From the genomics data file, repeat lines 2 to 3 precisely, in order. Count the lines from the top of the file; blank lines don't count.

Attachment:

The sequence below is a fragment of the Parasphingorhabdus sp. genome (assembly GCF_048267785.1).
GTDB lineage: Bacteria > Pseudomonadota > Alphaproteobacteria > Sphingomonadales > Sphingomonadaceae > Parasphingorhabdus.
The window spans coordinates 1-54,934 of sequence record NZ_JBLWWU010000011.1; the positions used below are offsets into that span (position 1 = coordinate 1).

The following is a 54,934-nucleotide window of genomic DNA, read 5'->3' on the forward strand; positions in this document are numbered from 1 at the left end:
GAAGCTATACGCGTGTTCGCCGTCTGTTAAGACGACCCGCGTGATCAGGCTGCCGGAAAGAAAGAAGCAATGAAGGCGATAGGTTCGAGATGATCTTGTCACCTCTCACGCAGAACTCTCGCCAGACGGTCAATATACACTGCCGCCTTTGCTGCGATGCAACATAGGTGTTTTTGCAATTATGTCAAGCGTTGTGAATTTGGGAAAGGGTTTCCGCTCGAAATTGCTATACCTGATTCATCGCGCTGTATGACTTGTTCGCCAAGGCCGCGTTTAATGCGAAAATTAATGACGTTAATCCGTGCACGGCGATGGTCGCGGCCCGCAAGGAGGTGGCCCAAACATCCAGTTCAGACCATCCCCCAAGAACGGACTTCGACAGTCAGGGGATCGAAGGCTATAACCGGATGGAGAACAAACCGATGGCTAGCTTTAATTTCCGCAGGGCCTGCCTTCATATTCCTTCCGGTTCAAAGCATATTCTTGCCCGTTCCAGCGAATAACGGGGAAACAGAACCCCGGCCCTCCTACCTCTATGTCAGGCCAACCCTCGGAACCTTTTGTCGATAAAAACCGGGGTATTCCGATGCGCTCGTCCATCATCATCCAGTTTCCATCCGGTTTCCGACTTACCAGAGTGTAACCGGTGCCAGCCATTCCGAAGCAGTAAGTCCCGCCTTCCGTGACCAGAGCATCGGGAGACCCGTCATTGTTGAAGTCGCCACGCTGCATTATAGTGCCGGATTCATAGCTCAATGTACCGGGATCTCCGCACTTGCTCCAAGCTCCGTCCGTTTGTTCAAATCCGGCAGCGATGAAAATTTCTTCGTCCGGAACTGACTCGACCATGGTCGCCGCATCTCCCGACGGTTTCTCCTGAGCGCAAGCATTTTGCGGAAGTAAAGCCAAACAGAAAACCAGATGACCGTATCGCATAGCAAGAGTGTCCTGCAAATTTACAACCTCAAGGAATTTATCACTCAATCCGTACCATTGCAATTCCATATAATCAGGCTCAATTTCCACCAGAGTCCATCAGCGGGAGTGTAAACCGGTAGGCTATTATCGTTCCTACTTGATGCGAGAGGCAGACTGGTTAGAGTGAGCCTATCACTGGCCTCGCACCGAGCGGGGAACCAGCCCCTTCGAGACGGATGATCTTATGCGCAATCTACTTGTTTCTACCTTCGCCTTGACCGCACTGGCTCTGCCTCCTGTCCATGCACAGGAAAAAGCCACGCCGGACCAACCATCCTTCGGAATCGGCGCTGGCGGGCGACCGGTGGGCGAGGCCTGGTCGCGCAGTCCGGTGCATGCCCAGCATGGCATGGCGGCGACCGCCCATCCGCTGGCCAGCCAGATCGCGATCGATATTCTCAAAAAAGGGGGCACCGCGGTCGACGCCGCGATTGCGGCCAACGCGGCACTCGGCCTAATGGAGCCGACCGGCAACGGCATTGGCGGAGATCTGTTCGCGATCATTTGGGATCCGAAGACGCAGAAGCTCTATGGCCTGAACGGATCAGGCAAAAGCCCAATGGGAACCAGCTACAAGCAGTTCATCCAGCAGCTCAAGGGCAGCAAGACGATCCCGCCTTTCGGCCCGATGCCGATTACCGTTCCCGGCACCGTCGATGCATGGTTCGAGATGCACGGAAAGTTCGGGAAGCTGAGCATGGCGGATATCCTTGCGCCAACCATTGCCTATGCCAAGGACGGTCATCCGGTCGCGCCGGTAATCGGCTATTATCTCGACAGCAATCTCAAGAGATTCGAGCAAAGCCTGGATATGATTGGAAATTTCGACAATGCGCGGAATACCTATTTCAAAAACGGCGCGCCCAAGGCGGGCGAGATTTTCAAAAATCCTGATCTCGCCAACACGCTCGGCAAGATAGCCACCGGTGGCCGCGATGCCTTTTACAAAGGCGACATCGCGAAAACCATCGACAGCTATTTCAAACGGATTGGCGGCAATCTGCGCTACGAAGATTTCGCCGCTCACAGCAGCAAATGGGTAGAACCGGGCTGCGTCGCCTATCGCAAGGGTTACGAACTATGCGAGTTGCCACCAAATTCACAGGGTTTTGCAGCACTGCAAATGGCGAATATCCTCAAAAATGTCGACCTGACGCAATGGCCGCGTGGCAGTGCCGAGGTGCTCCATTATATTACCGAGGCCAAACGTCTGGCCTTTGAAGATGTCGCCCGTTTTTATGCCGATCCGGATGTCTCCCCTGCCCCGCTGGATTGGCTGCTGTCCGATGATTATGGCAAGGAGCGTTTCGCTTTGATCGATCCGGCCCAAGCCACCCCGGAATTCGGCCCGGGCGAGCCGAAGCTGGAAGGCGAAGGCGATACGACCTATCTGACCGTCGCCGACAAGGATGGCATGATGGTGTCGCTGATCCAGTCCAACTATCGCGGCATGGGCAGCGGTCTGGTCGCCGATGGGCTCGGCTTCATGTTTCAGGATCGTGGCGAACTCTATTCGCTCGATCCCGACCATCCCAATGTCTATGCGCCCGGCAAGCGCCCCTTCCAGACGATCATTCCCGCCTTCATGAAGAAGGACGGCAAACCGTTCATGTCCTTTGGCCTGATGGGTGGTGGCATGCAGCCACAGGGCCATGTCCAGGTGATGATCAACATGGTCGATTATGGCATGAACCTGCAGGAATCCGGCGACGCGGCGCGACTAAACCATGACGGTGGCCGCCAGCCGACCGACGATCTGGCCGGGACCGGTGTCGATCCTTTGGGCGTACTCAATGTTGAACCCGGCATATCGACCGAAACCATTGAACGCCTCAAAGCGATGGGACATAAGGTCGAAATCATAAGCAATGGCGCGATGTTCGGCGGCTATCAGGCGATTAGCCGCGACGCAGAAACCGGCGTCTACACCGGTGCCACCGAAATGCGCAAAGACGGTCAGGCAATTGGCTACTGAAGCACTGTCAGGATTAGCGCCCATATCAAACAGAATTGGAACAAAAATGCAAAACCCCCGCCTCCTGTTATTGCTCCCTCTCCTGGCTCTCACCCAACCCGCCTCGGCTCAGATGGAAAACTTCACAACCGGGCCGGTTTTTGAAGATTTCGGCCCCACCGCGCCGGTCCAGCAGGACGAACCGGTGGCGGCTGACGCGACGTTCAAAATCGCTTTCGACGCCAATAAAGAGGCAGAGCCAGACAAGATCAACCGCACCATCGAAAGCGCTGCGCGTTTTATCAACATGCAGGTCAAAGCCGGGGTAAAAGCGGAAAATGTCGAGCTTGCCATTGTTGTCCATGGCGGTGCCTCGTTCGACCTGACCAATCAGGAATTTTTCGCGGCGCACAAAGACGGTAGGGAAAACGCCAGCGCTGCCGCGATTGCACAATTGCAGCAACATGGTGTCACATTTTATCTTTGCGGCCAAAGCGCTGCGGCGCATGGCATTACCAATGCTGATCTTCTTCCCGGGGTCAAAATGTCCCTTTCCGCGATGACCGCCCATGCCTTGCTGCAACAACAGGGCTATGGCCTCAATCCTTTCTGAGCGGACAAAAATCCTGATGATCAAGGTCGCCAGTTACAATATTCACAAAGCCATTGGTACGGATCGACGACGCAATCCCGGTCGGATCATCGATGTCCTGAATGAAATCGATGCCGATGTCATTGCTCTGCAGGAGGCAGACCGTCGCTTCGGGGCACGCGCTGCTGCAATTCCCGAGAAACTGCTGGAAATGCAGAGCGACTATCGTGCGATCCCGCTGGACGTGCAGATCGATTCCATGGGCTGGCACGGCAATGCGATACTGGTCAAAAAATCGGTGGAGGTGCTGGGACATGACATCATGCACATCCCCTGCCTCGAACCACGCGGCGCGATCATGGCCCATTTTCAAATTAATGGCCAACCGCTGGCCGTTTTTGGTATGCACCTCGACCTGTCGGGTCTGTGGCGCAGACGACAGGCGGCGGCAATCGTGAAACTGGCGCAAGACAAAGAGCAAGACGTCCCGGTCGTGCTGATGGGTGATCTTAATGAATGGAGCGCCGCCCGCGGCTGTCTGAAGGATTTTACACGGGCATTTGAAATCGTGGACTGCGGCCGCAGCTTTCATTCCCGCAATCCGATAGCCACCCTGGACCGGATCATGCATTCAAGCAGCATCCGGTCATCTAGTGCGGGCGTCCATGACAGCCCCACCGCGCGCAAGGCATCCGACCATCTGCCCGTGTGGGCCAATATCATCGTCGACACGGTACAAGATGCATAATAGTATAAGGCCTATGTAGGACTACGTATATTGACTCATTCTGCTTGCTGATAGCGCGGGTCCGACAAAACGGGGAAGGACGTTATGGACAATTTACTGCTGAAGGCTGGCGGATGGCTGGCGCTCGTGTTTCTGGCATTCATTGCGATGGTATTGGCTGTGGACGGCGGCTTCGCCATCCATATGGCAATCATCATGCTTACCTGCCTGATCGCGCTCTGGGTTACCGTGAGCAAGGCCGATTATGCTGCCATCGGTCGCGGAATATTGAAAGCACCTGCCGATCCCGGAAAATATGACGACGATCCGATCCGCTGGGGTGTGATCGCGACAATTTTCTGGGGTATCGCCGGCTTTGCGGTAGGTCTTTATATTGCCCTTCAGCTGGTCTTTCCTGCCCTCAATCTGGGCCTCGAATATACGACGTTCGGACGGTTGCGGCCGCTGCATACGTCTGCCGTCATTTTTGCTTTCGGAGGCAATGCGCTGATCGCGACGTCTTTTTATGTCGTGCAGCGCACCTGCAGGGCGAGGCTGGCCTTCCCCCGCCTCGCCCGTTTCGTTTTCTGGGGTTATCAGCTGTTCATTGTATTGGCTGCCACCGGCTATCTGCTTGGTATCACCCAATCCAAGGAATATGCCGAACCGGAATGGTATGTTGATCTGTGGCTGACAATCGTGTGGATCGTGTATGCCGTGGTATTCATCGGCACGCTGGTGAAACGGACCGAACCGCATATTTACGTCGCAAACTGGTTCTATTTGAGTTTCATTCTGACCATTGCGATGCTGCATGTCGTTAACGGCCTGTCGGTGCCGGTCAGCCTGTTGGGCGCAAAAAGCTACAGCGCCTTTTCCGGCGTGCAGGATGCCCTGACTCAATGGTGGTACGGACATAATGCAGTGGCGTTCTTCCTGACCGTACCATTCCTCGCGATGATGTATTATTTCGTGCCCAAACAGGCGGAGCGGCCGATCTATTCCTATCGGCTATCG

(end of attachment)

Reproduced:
GTDB lineage: Bacteria > Pseudomonadota > Alphaproteobacteria > Sphingomonadales > Sphingomonadaceae > Parasphingorhabdus.
The window spans coordinates 1-54,934 of sequence record NZ_JBLWWU010000011.1; the positions used below are offsets into that span (position 1 = coordinate 1).